Originally published in the 1930s, these essays on realism, expressionism, and modernism in literature present Lukács's side of the controversy among Marxist writers and critics now known as the Lukács-Brecht debate. The book also includes an exchange of letters between Lukács, writing in exile in the Soviet Union, and the German Communist novelist, Anna Seghers, in which they discuss realism, the European literary heritage, and the situation of the artist in capitalist culture.
About the Author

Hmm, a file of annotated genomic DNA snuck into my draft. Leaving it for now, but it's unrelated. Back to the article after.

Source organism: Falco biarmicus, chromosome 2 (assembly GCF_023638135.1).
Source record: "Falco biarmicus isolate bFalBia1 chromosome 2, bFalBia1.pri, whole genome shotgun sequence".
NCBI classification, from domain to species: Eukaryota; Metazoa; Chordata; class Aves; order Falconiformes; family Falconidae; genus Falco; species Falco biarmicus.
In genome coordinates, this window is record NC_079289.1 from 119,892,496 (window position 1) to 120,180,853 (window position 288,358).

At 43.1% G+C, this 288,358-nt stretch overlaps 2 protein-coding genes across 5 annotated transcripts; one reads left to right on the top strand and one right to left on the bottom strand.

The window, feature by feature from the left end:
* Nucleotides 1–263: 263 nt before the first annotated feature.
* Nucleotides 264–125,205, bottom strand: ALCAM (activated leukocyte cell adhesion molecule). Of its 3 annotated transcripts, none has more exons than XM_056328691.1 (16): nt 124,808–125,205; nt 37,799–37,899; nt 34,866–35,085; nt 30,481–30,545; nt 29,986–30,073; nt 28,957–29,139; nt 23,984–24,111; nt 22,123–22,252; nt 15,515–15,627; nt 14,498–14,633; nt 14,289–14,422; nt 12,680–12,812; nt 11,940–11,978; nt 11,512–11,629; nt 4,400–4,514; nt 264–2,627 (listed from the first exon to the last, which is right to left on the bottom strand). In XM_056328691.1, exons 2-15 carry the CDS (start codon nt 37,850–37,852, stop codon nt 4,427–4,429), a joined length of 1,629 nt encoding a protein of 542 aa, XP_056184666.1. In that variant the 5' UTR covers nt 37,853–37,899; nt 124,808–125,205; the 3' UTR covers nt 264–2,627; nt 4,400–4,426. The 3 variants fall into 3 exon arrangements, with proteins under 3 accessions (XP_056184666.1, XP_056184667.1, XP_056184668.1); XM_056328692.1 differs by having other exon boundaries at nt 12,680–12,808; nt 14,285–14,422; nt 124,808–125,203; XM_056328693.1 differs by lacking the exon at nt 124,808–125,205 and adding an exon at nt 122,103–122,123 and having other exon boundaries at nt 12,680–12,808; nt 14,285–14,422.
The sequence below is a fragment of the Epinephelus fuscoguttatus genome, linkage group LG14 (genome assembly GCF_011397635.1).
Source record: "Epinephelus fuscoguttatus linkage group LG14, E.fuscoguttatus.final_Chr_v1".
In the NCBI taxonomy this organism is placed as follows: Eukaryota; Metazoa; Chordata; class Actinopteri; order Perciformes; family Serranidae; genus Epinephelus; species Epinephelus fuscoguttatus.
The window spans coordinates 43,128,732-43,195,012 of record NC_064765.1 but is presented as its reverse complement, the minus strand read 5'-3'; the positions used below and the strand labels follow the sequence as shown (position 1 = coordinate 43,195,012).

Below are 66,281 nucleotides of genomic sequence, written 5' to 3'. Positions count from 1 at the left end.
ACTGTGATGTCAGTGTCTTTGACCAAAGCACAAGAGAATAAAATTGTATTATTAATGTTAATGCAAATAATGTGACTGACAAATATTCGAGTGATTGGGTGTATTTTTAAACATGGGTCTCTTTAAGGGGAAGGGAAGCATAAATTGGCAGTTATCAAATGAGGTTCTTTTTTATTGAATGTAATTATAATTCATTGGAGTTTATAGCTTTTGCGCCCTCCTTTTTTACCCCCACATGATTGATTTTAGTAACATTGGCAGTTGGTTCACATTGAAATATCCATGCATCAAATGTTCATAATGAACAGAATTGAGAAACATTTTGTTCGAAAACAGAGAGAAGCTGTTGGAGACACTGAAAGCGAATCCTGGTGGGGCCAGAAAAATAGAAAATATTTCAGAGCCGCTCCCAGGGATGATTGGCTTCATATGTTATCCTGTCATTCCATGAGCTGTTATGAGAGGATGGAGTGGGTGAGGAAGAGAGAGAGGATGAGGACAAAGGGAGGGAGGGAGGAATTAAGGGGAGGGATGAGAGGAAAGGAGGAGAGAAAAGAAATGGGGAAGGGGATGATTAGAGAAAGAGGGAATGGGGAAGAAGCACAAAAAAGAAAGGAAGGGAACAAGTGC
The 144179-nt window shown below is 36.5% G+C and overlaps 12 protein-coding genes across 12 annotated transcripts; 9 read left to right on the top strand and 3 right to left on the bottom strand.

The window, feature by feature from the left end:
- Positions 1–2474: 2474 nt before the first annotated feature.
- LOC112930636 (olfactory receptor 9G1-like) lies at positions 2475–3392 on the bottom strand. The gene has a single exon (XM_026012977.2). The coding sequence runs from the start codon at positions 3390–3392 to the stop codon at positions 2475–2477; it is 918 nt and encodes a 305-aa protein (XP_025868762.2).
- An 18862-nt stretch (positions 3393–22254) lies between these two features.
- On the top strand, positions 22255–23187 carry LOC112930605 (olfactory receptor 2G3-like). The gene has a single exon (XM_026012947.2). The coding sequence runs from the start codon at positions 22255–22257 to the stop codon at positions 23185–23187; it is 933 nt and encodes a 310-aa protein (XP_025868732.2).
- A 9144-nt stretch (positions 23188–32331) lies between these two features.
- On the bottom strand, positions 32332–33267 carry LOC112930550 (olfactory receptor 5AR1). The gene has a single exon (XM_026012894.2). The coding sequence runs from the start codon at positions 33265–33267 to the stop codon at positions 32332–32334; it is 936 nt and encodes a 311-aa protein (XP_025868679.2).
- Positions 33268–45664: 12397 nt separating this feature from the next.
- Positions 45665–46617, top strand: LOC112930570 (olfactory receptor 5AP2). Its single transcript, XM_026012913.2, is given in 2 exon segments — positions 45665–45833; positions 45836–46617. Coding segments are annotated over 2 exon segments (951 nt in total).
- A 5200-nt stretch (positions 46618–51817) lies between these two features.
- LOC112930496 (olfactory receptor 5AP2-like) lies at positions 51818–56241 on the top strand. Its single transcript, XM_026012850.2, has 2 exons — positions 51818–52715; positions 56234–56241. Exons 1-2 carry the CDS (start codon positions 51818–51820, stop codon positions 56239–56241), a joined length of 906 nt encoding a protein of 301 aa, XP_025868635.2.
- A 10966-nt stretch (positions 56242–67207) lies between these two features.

Georg Lukács was a Hungarian Marxist philosopher, aesthetician, literary historian, and critic.
"Considering [his] capacity for historical intervention and personal survival, the least one can say is that Lukcs was the most successful Marxist intellectual of the 20th century.... The six essays and one public exchange of letters that David Fernbach's translation makes available to English readers were all written between 1931 and 1940, a period during which Lukcs served the Comintern as one of its most formidable (and certainly its most erudite) critical hitmen."
- J. Hoberman, The Village Voice